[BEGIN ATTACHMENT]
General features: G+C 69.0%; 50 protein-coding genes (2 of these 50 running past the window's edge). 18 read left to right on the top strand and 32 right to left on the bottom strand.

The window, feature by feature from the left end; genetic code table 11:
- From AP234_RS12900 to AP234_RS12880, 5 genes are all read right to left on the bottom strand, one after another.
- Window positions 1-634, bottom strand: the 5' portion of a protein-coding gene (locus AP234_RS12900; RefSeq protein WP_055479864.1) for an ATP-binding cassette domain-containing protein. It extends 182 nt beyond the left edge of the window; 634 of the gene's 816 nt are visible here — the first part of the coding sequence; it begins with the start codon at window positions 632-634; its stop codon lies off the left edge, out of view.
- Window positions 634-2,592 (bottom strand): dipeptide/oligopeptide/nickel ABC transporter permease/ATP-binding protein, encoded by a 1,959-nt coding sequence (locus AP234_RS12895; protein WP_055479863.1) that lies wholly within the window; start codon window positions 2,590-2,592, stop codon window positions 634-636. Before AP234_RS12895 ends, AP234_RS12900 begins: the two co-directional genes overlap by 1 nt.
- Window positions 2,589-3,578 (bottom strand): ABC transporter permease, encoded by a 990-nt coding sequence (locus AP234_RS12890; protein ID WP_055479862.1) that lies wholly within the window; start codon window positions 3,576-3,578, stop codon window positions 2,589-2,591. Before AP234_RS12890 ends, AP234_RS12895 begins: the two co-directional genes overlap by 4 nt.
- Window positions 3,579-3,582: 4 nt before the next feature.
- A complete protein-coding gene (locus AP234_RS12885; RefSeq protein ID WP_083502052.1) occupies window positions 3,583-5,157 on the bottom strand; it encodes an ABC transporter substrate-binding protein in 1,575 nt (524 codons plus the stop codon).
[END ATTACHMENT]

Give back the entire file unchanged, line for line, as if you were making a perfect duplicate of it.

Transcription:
General features: G+C 69.0%; 50 protein-coding genes (2 of these 50 running past the window's edge). 18 read left to right on the top strand and 32 right to left on the bottom strand.

The window, feature by feature from the left end; genetic code table 11:
- From AP234_RS12900 to AP234_RS12880, 5 genes are all read right to left on the bottom strand, one after another.
- Window positions 1-634, bottom strand: the 5' portion of a protein-coding gene (locus AP234_RS12900; RefSeq protein WP_055479864.1) for an ATP-binding cassette domain-containing protein. It extends 182 nt beyond the left edge of the window; 634 of the gene's 816 nt are visible here — the first part of the coding sequence; it begins with the start codon at window positions 632-634; its stop codon lies off the left edge, out of view.
- Window positions 634-2,592 (bottom strand): dipeptide/oligopeptide/nickel ABC transporter permease/ATP-binding protein, encoded by a 1,959-nt coding sequence (locus AP234_RS12895; protein WP_055479863.1) that lies wholly within the window; start codon window positions 2,590-2,592, stop codon window positions 634-636. Before AP234_RS12895 ends, AP234_RS12900 begins: the two co-directional genes overlap by 1 nt.
- Window positions 2,589-3,578 (bottom strand): ABC transporter permease, encoded by a 990-nt coding sequence (locus AP234_RS12890; protein ID WP_055479862.1) that lies wholly within the window; start codon window positions 3,576-3,578, stop codon window positions 2,589-2,591. Before AP234_RS12890 ends, AP234_RS12895 begins: the two co-directional genes overlap by 4 nt.
- Window positions 3,579-3,582: 4 nt before the next feature.
- A complete protein-coding gene (locus AP234_RS12885; RefSeq protein ID WP_083502052.1) occupies window positions 3,583-5,157 on the bottom strand; it encodes an ABC transporter substrate-binding protein in 1,575 nt (524 codons plus the stop codon).